Iran has over the past three months sold more than 13 million barrels of oil it had kept in tankers at sea, in a bid to boost its market share while fellow OPEC members are cutting production.
According to exclusive Reuters data and industry sources, Iran’s oil in floating storage at sea is now around 16.4 million barrels, down from 29.6 million barrels in early October 2016, Thomson Reuters Oil Flows data showed.
The amount of oil sold over the past few months has headed to Asian buyers, including India, China and South Korea, and to European customers, including Italy and France, Reuters sources and data said.
Iran is also trying to sell oil on new markets in Europe, including in eastern Europe and in the Baltic states, separate industry sources told Reuters. It has not become clear whether Iran managed to sell oil there and lure new clients.
In the OPEC deal from 30 November, Iran’s production level effective 1 January was set at 3.797 million bpd, below Tehran’s ask to be allowed to reach 4 million bpd to return to pre-sanction levels, but above Saudi Arabia’s insistence of capping at 3.7 million bpd. Moreover, Iran’s bitter regional rival, together with the Saudi Gulf Arab allies Kuwait and the UAE, would be shouldering a hefty portion of the OPEC cuts, while Iran would not cut.
Now that OPEC’s deal is in effect, Iran is using the window to push the oil stored on tankers – as floating storage is expensive – to regain market share it had lost under Western sanctions.
In a sign that Iran sees Asian markets as very important to its oil sales and market share (and possibly trying to take some of Saudi Arabia’s Asian clients), Tehran signed two deals on Friday, one with South Korea and one with the Philippines.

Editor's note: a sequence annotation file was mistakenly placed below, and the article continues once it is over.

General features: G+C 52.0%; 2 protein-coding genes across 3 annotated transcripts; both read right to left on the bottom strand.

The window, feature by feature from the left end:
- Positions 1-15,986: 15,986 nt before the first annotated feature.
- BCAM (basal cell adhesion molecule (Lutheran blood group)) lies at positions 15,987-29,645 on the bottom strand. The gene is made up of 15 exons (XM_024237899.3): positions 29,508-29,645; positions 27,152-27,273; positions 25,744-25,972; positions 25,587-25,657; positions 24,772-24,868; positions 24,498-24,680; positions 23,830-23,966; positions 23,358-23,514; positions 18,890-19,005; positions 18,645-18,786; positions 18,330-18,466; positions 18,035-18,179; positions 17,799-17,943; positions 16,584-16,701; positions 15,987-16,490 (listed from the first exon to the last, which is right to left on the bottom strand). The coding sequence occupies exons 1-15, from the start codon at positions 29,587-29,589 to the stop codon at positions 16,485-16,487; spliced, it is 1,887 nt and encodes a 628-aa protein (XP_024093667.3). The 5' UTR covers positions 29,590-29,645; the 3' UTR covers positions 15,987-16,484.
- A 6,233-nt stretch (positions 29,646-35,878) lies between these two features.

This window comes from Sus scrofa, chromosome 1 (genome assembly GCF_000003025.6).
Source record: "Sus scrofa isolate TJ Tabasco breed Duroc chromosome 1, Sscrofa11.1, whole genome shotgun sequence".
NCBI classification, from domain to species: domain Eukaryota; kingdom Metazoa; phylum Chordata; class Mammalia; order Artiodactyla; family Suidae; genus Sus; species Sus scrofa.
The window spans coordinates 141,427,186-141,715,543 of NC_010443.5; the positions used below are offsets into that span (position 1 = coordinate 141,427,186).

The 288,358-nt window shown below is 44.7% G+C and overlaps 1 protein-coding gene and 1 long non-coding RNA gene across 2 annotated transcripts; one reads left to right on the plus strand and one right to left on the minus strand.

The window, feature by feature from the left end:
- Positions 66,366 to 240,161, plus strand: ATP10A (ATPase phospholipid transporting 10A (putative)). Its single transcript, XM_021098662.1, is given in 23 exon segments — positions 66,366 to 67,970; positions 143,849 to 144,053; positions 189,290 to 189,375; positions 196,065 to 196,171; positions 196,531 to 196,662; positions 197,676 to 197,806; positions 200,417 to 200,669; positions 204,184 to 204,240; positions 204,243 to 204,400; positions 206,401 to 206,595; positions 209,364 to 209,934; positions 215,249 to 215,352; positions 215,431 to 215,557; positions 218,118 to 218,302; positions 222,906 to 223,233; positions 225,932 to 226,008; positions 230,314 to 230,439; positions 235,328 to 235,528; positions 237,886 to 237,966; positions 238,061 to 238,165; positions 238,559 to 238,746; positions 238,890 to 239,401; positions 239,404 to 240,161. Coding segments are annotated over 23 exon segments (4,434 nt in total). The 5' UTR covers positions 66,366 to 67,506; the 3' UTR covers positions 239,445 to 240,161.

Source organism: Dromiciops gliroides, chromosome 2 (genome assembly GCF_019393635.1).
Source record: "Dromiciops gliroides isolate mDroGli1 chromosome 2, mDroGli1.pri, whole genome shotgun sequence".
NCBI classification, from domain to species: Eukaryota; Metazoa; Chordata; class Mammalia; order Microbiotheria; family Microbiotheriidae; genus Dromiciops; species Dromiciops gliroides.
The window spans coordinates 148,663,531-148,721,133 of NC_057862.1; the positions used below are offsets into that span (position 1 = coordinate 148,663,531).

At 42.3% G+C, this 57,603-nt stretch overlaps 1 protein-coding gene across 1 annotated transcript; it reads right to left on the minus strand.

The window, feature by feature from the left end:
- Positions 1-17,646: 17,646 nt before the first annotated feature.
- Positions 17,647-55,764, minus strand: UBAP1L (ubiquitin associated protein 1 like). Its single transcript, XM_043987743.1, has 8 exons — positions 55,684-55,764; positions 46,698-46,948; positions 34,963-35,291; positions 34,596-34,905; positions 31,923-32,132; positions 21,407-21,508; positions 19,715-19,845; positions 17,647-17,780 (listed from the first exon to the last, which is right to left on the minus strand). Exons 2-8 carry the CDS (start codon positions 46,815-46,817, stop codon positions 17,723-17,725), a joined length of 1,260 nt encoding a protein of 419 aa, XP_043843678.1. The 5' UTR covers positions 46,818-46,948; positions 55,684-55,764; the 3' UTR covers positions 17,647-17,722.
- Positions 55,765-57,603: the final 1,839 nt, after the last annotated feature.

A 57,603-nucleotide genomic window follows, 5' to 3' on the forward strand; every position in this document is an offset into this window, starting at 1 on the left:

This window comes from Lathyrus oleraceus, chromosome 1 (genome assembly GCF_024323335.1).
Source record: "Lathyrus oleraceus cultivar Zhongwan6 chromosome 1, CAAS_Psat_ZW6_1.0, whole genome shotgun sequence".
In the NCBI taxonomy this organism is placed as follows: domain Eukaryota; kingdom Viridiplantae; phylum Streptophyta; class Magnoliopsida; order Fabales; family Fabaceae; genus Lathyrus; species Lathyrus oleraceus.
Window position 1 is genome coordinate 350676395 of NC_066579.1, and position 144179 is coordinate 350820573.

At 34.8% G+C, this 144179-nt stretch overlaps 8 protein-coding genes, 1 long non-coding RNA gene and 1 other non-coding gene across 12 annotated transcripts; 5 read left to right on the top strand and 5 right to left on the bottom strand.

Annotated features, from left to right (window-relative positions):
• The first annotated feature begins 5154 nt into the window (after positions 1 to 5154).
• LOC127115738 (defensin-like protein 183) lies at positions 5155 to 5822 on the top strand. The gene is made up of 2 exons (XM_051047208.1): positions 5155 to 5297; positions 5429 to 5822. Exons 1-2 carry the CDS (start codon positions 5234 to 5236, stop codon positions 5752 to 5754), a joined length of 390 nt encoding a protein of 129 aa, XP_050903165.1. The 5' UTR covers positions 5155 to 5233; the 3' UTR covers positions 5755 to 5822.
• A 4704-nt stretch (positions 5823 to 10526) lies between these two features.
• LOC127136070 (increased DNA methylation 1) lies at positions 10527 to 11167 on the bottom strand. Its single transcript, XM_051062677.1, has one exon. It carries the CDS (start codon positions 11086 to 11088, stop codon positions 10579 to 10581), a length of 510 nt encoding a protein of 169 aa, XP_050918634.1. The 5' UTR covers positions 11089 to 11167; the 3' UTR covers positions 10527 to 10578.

The National Iranian Oil Refining and Distribution Company (NIORDC) has signed a deal worth around $1.9 billion with South Korea’s Daelim Corporation for the optimization of Esfahan Oil Refinery, Iran’s Mehr news agency reported.
In addition, Iran is in talks to sell 4 million barrels of oil per month to the Philippines, Iran’s English-language Press TV reported, quoting a statement by the National Iranian Oil Company (NIOC).
Earlier this week, the Iranian Oil Ministry’s news service Shana reported that Pedro A. Aquino, managing director at Philippine National Oil Company, said that the company was interested in investing in oil and gas projects in Iran. Philippine National Oil Company is one of the 11 firms in the Pergas consortium that had signed a non-disclosure agreement (NDA) with the National Iranian South Oil Company to carry out studies of two oilfields in Iran.
By Tsvetana Paraskova for Oilprice.com
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